Last night, working on a column about presidential campaign rallies for this week's Stranger, I went back and read parts of this. I was trying to help myself remember the details of what was no doubt the best, and most significant rally of the season: Barack Obama's victory rally in Des Moines on the cold night in January when he won the Iowa caucuses.
It was a moment when Obama at once silenced his doubters, terrified the Clinton campaign, and laid out the themes that everyone is now so familiar with—themes he delivered that night in a tone that felt extremely novel and now, ten months later, feels like yet another reminder of Obama's consistency.
With just seven days left before the campaign ends, I thought some of you might want to take the same journey back in time—if nothing else, it's a temporary distraction from checking electoral college projections, tracking poll numbers, and Drudge:
10:00 p.m., January 3: Victory
I jumped in a car with a writer for The Nation and headed toward Hy-Vee Hall, the same place where, a few weeks previous, I'd seen Obama and Oprah Winfrey do a joint campaign event that drew a tremendous audience and made me think, for the first time, that Obama really could win Iowa. Now a radio announcer was saying Iowa was his, by a huge margin. I wanted to stop at my hotel and to post a blog item. The Nation writer told me I was crazy, that I was going to miss history, that this was no time for sitting in a hotel and blogging.
We went straight to the hall, parked, and joined the people streaming inside. I heard later that Clinton's caucus-night event in Des Moines was empty until she packed it with campaign staffers. The Obama event was filled with real people, caucus-goers who were coming to see the man who had inspired them, volunteers who hugged and shouted congratulations to each other as they rode the escalator to the convention room where Obama was to speak. Inside, the crowd was ecstatic, and so was a Seattle woman who happened to be standing next to me, Laurie Ragen Gustafson, who danced with the beat of a drill team that was rump-shaking its way around the room as a warm-up act, and who used words like "amazing" and, of course, "history."
Obama took the stage, lean, young, full of energy and magnanimity, clapping for the crowd to show his thanks before launching into a rousing victory speech in which he declared his win in Iowa proof that "America is ready to believe again."
"On this January night, at this defining moment in history, you have done what the cynics said we couldn't do," Obama began. And it was indeed something unprecedented and hard to believe; Iowa, after all, is over 90 percent white. There were tears in people's eyes as Obama continued, speaking to both the crowd and the national television audience: "You have done what the state of New Hampshire can do in five days."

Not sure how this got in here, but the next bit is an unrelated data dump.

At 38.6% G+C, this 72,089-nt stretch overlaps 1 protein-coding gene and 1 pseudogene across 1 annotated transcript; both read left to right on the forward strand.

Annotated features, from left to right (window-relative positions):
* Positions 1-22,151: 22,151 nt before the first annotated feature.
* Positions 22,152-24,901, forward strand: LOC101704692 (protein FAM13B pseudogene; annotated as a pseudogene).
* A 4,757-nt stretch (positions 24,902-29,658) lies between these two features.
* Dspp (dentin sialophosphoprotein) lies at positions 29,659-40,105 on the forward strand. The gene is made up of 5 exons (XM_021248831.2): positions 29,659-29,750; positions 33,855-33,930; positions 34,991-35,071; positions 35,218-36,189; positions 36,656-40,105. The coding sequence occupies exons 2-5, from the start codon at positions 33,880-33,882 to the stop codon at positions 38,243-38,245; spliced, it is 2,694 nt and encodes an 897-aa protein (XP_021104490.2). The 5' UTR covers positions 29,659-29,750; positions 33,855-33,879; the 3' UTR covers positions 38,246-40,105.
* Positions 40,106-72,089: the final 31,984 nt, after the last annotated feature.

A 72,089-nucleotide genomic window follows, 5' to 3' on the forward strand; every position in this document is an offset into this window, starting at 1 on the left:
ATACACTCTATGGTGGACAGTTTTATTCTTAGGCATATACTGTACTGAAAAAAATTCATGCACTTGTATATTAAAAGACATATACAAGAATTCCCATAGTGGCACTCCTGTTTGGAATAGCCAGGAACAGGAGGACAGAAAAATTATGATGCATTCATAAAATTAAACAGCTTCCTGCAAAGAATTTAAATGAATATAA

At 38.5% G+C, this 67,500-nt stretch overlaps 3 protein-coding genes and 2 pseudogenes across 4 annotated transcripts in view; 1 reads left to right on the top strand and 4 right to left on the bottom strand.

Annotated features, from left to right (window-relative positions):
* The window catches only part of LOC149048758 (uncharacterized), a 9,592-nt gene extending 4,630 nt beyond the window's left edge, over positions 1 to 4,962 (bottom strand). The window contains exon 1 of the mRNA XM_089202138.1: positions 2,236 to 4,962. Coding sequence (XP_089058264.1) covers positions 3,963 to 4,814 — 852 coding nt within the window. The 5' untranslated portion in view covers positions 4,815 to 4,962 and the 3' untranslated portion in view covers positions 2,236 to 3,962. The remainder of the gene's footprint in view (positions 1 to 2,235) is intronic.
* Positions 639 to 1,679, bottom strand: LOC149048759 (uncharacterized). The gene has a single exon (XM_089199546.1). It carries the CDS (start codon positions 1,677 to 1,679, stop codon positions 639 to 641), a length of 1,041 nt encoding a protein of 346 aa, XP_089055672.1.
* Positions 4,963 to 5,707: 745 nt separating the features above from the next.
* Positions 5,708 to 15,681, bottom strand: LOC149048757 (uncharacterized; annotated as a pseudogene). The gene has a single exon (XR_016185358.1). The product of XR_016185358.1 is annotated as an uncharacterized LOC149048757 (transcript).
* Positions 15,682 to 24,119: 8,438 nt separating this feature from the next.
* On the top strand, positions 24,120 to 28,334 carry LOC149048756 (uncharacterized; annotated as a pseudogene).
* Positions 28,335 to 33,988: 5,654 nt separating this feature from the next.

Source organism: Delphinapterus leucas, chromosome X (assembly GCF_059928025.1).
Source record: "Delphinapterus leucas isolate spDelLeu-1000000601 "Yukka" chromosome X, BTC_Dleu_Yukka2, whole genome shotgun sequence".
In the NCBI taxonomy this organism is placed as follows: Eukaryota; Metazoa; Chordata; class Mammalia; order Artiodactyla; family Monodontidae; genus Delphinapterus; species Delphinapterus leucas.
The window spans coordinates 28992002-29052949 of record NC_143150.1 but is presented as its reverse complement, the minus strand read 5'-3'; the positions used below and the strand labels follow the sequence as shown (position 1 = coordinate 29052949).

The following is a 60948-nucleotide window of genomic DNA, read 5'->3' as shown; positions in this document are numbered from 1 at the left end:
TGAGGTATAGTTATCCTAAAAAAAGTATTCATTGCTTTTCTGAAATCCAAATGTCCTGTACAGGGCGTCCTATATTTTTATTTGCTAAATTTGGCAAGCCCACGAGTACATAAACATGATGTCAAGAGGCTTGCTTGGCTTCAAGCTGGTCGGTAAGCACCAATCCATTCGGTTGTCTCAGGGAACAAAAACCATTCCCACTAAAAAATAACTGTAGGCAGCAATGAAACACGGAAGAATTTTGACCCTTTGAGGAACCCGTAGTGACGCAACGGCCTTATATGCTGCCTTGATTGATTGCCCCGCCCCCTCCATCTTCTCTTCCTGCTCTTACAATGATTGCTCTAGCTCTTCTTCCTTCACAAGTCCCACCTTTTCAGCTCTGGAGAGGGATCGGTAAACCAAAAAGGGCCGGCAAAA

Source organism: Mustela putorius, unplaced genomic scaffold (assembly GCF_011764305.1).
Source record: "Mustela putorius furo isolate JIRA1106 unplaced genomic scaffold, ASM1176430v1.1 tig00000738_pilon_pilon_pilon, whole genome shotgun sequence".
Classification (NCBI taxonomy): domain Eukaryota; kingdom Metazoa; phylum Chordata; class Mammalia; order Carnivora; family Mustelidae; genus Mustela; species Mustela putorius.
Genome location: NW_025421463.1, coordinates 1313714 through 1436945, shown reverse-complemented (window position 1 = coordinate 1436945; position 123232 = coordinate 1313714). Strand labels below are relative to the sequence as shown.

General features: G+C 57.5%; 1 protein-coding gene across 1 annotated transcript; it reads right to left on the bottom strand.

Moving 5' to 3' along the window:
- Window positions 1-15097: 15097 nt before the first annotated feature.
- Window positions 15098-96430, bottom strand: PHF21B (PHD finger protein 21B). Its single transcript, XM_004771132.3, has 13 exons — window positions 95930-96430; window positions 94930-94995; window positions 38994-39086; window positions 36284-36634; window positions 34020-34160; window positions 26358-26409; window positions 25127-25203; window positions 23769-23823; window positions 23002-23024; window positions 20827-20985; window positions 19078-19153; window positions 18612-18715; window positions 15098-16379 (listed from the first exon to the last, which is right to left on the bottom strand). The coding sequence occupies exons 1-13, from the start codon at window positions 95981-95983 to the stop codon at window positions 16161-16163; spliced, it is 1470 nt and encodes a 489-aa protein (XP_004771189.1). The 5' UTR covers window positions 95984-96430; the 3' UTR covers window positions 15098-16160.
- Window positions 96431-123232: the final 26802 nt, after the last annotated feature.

The crowd interrupted, chanting: O-bam-a, O-bam-a, O-bam-a.
"The time has come for a president who will be honest about the choices and the challenges we face," Obama continued. "Who won't just tell you want you want to hear, but what you need to know." Not surprisingly, he received his biggest applause for this: "I'll be a president who ends this war in Iraq and finally brings our troops home. Who restores our moral standing. Who understands that 9/11 is not a way to scare up votes but a challenge to unite America and the world against the common threats of the 21st century."
He also tapped into the sense that something new is happening in this country, and that the result in Iowa was only its first manifestation. "Years from now," Obama said, "you'll be able to look back with pride and say this was the moment when it all began. This was the moment when the improbable beat what Washington always said was inevitable... Years from now you'll look back and say this was the moment, this was the place, where America began to hope again."
He then launched into a defense of his campaign's emphasis on hope, an idea mocked as too starry-eyed and impractical by other candidates as they have tried to stop Obama's rise. "Hope is what led me here today," Obama said. "With a father from Kenya, a mother from Kansas, and a story that can only happen in the United States of America. Hope is the bedrock of this nation. The belief that our destiny will not be written for us, but by us. By all those men and women who are not content to settle for the world as it is, who have the courage to remake the world as it should be. That is what we started here in Iowa, and that is the message we can now carry to New Hampshire and beyond."
The crowd went wild, and a very new type of candidate, and a very new type of president, suddenly seemed a very real possibility.
There's more, if you want even more distraction. I had the idea to stay in Iowa after the caucuses ended and write about the deserted city. The result, when the story continues.